If you have recently applied for trademark registration, there is a good chance you will receive some type of trademark spam. Here are some key tips to help you distinguish legitimate USPTO correspondence from trademark spam:
Look at the source:
Official trademark correspondence will always be addressed from either the “United States Patent or Trademark Office” in Alexandria, Virginia, or the email domain “@uspto.gov.” If it is not from one of these sources, it is spam.
Did you use an attorney?
If you used an attorney to apply for registration, all legitimate mail should go him or her. Any correspondence you personally receive is likely spam, and you should always double check with the attorney you used to file the application.
Is it asking you for money?
If a correspondence “requires” you to pay an additional fee, it is probably spam. All required fees are listed in the USPTO’s fee schedule. If the fee is not there, it is spam you don’t have to pay it. If the fee does appear to be there, or you are unsure, look at the source of the correspondence, and ask yourself if you used an attorney to file the application. If the source is not one of the sources listed above, or if you used an attorney to file the application, the correspondence is probably spam.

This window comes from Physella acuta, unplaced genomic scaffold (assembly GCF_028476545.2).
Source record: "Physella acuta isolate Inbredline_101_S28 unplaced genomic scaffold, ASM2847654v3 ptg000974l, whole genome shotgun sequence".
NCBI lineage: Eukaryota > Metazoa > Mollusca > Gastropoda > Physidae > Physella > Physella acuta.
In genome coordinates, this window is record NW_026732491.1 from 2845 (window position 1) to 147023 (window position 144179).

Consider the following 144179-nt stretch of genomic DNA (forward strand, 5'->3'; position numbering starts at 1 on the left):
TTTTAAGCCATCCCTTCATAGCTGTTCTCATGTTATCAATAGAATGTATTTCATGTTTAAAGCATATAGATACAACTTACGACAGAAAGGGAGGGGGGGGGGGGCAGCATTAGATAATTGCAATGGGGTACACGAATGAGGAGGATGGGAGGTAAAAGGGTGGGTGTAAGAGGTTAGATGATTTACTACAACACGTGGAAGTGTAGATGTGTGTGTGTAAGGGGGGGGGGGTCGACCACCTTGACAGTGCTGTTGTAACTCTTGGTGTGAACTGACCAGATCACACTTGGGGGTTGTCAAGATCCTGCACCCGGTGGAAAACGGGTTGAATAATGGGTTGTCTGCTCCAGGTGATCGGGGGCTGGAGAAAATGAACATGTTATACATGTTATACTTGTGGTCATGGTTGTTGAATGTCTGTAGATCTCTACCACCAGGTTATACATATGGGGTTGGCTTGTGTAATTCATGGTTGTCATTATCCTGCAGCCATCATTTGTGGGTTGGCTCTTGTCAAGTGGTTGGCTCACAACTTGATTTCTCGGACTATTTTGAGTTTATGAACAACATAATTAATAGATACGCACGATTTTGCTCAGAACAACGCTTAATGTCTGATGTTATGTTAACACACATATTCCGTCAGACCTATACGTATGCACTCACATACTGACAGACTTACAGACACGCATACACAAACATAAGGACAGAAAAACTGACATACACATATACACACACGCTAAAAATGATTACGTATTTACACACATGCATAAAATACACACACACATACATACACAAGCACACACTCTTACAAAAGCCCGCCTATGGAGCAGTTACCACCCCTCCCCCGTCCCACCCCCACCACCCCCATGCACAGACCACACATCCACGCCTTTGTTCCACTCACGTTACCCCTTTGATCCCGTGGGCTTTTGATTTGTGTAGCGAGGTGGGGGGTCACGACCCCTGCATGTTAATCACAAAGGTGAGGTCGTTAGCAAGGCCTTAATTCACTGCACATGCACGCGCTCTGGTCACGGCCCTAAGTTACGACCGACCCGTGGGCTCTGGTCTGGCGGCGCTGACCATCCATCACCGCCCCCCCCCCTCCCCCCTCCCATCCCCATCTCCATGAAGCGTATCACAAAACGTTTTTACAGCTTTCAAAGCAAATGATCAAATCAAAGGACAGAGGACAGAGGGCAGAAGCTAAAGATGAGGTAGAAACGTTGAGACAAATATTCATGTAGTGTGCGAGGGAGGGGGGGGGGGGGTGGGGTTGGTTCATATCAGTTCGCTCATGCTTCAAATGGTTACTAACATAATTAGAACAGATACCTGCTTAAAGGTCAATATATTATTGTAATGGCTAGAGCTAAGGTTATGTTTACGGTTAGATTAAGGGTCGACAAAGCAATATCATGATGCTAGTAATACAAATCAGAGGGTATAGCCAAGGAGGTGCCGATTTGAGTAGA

Is it asking you to use a trademark service?
Another common type of spam “strongly recommends” that you use a particular trademark service to prosecute your application. While some of these services may be legitimate, they are never required, and will likely impose additional fees and costs.
Ask the USPTO or an attorney.
If you are ever unsure as to whether a correspondence is trademark spam or legitimate mail, you can always send an inquiry to the USPTO, and can always ask a qualified trademark attorney.
By applying Tip No. 1 above (looking at the source), we can quickly tell that these seemingly-official correspondences from the “U.S. Trademark Compliance Office” and the “Patent & Trademark Office” are actually trademark spam.
For more information about this topic, contact Frank Knizner.